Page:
The Origins of Shobdon Airfield

With the declaration of war in September 1939, one of the first priorities of the British High Command was to secure even the remotest regions of the country against any invasion plans which Hitler might already have. With this in mind, all private airfields were either requisitioned by the War Office or closed down altogether. Additional sites were still urgently needed however and in the summer of 1940 one new airfield did appear on an area of flat land mid-way between the villages of Pembridge and Shobdon in north Herefordshire. Originally called Pembridge Landing Ground and opened without hard surface runways, the airfield became operational immediately when No. 8 Anti-Aircraft Co-operation Unit moved in with Westland Lysander and Fairey Battle aircraft to support Army manoeuvres.

In 1941 it was decided to start upgrading Pembridge Landing Ground to the status of a proper airfield and construction of a massive triple width runway and additional airfield buildings was started and completed by May 1942. The site had also been given a new name – Shobdon Airfield.

The purpose of the extra wide runway became apparent in July 1942 when No 5 Glider Training School moved in with Miles Master II tugs and Hotspur Troop Carrying Gliders, to commence a programme of glider pilot training. The Miles Masters were converted for their new gliding towing role by having the bottom of their rudders cut away to allow the fitting of a tow hook.

Troop carrying gliders were used as an alternative to parachutes for landing soldiers at precise locations within a battle zone. The all wood and fabric Hotspur glider could carry a pilot and eight fully equipped infantry men into battle but in practice the Hotspur was only used as a basic trainer and the pilots then went on to fly actual missions in the larger Horsa, Waco and Hamilcar gliders.

Altogether 1,345 pilots, 291 gliding instructors and 218 tug pilots were trained at Shobdon during World War II and they saw action in the major airborne operations, including the landings on Sicily and the Normandy beaches (D-Day), and the battles of Arnhem and the Rhine. No 5 Glider Training School also holds the record for the number of day and night glider training missions with 96,925 separate glider launches up to 1945.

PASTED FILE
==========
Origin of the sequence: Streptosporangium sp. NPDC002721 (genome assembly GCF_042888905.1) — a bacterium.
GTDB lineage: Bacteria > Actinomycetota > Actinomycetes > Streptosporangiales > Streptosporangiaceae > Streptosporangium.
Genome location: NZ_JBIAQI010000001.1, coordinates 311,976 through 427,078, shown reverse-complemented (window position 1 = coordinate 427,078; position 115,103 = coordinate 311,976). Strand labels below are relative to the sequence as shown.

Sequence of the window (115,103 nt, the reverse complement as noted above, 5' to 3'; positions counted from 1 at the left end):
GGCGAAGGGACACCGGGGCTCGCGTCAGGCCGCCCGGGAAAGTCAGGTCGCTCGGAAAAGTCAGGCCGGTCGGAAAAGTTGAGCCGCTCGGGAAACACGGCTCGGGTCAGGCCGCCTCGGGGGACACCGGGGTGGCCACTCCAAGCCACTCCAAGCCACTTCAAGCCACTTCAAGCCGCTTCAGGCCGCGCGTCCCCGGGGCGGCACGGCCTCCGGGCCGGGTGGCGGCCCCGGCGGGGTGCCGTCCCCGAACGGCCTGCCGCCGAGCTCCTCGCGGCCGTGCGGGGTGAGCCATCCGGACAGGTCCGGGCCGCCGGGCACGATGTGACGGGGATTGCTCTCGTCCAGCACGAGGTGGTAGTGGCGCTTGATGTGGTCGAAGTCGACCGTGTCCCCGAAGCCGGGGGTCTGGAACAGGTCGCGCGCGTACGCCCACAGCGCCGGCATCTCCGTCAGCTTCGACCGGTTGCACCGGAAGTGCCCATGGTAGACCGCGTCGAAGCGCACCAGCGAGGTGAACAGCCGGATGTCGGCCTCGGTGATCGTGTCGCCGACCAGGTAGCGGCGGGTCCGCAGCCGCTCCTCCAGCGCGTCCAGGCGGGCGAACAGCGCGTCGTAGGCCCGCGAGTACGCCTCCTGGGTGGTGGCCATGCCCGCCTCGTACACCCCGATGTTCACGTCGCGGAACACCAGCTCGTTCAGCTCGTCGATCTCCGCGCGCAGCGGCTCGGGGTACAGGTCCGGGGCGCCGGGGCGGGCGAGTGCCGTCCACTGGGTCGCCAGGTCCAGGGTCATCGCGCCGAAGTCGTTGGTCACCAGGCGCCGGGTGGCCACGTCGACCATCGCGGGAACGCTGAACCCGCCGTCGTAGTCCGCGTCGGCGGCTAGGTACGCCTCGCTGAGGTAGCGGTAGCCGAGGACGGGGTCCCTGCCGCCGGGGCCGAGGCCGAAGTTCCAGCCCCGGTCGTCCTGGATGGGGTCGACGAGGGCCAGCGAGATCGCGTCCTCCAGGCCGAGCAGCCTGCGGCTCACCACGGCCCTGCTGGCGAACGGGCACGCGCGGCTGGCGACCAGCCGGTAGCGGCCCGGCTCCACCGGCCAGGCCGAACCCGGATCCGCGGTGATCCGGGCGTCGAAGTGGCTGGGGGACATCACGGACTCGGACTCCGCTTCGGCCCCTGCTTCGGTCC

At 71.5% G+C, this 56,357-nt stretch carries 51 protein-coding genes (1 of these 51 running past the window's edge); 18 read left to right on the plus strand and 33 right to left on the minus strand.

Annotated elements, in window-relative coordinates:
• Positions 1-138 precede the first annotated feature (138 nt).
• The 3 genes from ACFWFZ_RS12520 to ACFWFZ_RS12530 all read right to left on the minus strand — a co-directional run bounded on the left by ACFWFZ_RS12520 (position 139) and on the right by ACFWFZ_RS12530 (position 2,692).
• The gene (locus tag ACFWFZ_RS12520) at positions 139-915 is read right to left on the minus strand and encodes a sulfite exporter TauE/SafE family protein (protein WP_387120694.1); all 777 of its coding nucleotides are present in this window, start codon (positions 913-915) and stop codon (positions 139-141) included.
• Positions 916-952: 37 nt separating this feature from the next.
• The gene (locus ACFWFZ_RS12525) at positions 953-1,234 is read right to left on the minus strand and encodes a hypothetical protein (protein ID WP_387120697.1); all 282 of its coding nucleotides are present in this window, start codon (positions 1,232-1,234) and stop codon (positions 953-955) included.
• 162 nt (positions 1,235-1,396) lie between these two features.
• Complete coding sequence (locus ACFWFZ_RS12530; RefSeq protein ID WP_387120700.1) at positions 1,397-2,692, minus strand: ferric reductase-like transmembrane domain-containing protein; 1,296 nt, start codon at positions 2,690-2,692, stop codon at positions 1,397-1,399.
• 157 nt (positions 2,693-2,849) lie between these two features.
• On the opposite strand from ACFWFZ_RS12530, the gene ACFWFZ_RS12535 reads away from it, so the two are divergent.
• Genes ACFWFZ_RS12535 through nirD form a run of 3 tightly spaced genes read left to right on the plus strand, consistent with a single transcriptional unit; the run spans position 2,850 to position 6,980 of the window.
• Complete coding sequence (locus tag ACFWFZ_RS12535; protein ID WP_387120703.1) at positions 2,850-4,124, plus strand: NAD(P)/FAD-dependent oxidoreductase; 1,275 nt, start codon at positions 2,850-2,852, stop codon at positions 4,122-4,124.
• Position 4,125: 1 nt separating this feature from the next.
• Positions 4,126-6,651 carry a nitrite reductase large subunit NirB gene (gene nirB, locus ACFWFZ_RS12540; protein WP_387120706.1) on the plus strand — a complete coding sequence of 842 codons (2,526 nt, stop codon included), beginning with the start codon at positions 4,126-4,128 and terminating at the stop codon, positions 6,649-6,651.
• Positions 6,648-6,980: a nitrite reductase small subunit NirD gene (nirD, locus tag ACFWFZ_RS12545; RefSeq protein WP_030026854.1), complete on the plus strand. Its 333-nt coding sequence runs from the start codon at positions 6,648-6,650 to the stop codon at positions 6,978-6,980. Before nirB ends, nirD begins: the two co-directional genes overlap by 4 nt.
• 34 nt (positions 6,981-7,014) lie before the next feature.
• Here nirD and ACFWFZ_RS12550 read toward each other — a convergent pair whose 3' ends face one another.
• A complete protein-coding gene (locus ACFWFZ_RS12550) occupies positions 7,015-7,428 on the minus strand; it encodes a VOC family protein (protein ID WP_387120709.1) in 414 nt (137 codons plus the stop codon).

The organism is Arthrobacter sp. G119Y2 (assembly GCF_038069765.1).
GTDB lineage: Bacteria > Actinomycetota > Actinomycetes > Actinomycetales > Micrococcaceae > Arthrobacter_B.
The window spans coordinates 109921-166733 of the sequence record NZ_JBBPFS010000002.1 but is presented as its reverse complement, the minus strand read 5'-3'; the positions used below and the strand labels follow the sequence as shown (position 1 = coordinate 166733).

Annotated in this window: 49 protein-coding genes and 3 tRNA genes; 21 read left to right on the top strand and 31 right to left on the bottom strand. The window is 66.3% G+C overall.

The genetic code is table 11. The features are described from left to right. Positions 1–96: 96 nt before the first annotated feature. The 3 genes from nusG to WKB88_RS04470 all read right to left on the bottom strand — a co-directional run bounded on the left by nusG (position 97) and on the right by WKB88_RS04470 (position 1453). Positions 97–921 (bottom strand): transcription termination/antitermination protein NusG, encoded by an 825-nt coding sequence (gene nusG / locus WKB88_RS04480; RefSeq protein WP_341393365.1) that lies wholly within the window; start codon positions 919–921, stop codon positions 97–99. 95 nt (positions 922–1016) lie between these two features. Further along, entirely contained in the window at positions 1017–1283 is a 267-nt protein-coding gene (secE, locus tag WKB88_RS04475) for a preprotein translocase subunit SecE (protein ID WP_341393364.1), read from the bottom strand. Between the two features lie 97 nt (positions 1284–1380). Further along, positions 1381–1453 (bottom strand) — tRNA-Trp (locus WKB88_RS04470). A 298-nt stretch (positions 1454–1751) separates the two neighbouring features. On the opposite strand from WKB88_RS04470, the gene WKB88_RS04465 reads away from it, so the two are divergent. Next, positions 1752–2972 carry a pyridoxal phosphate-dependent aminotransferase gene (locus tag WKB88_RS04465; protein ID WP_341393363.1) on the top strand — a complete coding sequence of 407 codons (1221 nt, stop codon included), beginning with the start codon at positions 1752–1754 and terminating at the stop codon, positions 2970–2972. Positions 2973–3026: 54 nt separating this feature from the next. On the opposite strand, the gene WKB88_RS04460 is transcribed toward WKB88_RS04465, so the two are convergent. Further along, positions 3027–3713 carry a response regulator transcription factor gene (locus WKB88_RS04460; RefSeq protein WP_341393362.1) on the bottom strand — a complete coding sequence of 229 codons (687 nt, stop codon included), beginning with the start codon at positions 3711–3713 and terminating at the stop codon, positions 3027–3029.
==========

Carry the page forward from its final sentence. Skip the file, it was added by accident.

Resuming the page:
No. 5 Glider Training School finally disbanded on 18th October 1945 and Shobdon saw its last war aircraft depart in November 1945. With the departure of No. 5 GTS the airfield became a detached unit of No. 25 Maintenance Unit. All flying activity ceased, the huge runway was allowed to become clogged with mud and weeds. The aircraft hangars were being used as storage space for surplus Army equipment, and many of the buildings were left to decay.

Throughout the 1950s attempts were made to convince the MOD that civil flying at the site would be an economic and social success – but to no avail. Then in the summer of 1961 after battling through a huge amount of red tape, members of the newly formed Herefordshire Aero Club, gained permission from the Air Ministry to use the easterly end of the runway and one of the hangars.

Throughout this period the Club was able to operate an Auster Autocrat from the former grass landing area at the southern end of the airfield and a temporary Club House was installed in the old wartime control tower. In April 1962 the Auster was at last permitted to use the main runway and the Aero Club began to enrol members from the general public. Since its formation in 1961, Herefordshire Aero Club has been true to its aim of ‘Promoting Flying’..

Shobdon Airfield, managed by the Aero Club since 1993, has a reputation for being one of the friendliest venues in the country and the Club firmly believes that flying can be both accessible and affordable. As a members Club, all profits are reinvested, enabling Herefordshire Aero Club to offer some of the best aircraft and airfield facilities available anywhere in the UK, and at the lowest possible rates – now and in the foreseeable future.